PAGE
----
Mali: Gold Attract Kenieba Women

Mali: Gold Attract Kenieba Women

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The traditional exploitation of gold is now a source of misfortune for children, especially girls, in the gold mining sites of the Kénièba circle (in the Kayes region). In recent years, hundreds of teenagers have left the benches to work in the mines.

Today we will devote ourselves to the case of the girls of the circle of Kenieba.

Gold mining is one of the pillars of the economy in the region of Kayes and particularly the circle of Kenieba. Many people are attracted by this activity: men, women, youth and adults. This situation does not come from today but the phenomenon is growing in recent years. Young people, attracted by the precious metal, have abandoned the fields. The school sector also experienced a high dropout rate due to gold.

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The phenomenon takes different forms. In some cases, girls are forced to accompany their mothers in places where there is no school. Others, for the sake of raising money to prepare their wedding trousseaux, voluntarily interrupt their studies. We should also mention the case of girls who keep babies while mothers are busy looking for gold. Women, whose average participation rate on Malian mines reaches 50%, to ensure the washing of sediments.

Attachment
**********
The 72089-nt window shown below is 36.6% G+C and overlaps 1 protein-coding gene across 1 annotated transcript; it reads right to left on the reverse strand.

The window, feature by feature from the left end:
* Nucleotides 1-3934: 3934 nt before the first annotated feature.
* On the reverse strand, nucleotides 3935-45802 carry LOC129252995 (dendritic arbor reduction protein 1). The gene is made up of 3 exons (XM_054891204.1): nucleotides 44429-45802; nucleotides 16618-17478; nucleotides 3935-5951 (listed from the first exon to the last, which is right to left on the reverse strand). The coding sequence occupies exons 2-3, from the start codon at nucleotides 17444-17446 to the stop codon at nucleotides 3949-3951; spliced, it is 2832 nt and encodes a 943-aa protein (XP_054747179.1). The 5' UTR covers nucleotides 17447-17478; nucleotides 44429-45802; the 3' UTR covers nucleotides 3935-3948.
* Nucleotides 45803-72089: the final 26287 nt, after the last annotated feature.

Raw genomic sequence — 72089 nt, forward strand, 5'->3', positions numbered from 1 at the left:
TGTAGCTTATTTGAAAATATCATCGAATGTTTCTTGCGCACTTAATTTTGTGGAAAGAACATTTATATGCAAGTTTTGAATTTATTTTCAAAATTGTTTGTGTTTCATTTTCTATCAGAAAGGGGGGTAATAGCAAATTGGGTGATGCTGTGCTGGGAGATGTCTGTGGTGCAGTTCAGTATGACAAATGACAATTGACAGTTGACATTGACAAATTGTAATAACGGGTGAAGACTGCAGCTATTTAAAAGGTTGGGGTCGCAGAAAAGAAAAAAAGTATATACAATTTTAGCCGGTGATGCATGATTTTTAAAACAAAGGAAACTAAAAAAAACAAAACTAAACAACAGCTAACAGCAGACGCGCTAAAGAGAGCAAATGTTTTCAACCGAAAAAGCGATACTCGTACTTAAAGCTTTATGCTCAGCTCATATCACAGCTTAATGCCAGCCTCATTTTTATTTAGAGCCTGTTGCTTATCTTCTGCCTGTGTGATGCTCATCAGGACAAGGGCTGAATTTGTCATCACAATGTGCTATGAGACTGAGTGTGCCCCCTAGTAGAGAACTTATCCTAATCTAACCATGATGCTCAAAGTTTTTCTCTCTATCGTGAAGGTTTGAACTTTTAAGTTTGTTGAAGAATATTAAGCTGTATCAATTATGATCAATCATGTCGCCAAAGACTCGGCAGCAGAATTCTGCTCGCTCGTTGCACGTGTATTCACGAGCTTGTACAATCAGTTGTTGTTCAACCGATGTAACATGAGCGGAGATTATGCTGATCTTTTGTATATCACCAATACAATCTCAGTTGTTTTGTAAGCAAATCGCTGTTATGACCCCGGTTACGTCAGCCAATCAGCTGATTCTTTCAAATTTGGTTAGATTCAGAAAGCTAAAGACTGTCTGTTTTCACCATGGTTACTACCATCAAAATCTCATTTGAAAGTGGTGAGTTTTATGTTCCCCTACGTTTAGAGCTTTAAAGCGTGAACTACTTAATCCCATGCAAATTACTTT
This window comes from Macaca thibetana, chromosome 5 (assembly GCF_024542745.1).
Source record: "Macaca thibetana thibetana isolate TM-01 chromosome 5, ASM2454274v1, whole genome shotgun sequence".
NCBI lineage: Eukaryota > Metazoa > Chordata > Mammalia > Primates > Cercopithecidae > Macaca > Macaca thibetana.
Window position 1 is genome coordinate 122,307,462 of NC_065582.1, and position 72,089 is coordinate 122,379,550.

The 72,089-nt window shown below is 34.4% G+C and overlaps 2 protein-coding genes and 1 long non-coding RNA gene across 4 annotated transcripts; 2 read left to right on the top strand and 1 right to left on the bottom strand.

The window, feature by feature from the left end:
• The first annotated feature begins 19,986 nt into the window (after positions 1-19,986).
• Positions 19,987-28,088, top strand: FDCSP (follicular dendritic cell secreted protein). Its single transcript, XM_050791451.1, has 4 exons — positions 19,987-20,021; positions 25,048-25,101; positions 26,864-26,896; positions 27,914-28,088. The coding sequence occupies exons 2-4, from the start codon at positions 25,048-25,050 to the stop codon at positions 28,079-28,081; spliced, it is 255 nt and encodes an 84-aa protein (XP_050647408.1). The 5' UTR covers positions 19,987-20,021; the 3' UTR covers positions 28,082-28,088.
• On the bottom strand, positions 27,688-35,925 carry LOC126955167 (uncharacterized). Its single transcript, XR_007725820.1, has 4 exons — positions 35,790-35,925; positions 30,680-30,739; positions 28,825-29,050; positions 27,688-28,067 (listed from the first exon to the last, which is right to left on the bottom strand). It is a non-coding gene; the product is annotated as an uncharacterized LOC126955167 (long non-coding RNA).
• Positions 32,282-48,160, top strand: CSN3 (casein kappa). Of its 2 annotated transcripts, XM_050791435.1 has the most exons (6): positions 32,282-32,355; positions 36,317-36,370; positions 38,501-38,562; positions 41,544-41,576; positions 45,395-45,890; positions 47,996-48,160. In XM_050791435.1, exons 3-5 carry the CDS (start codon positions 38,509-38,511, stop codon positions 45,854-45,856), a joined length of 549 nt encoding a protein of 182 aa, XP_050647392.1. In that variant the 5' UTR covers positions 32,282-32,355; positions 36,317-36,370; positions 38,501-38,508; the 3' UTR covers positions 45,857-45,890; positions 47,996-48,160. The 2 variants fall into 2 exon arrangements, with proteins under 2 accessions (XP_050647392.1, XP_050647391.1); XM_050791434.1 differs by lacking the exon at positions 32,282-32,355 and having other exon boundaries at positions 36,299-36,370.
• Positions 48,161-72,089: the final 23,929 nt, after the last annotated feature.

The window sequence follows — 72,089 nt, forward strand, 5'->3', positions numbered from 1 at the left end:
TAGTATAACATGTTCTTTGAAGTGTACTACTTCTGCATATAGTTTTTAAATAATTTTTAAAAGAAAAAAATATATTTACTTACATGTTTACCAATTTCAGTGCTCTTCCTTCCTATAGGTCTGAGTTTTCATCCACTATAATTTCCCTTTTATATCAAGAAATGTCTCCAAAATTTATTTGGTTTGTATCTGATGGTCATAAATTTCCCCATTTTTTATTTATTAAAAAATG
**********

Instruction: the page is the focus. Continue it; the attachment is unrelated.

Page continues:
Today, the future of these children is mortgaged. Worse, marriage in these areas has become difficult. For, the power of money takes precedence over traditional values.

The number of girls on the various mining sites is impressive. Even without statistics, the simple observation shows that the gold mining sites are crowded with girls, while their number is practically insignificant in the classrooms.

These girls are the prey of adults. Some of them do not hesitate to engage in prostitution. Others ensure a real profit from gold mining.

In Sitakili, a village in the Kénièba circle, a 14-year-old girl we met, said she left the benches in the sixth grade of basic education to help her mother in the placers. The work of these women and girls is not limited to washing sediments. They raise the ore from the wells and pass it through the milling machines. Everything that men, women and girls do on these gold mining sites.

In this part of Mali, women bear the bulk of family spending. They take care of the husband and the children and save some of the money for the trousseaux of their daughters during their marriage. Some girls almost replace their mothers in the household, which forces them to drop out of school.

Issa BATHILY

Kayes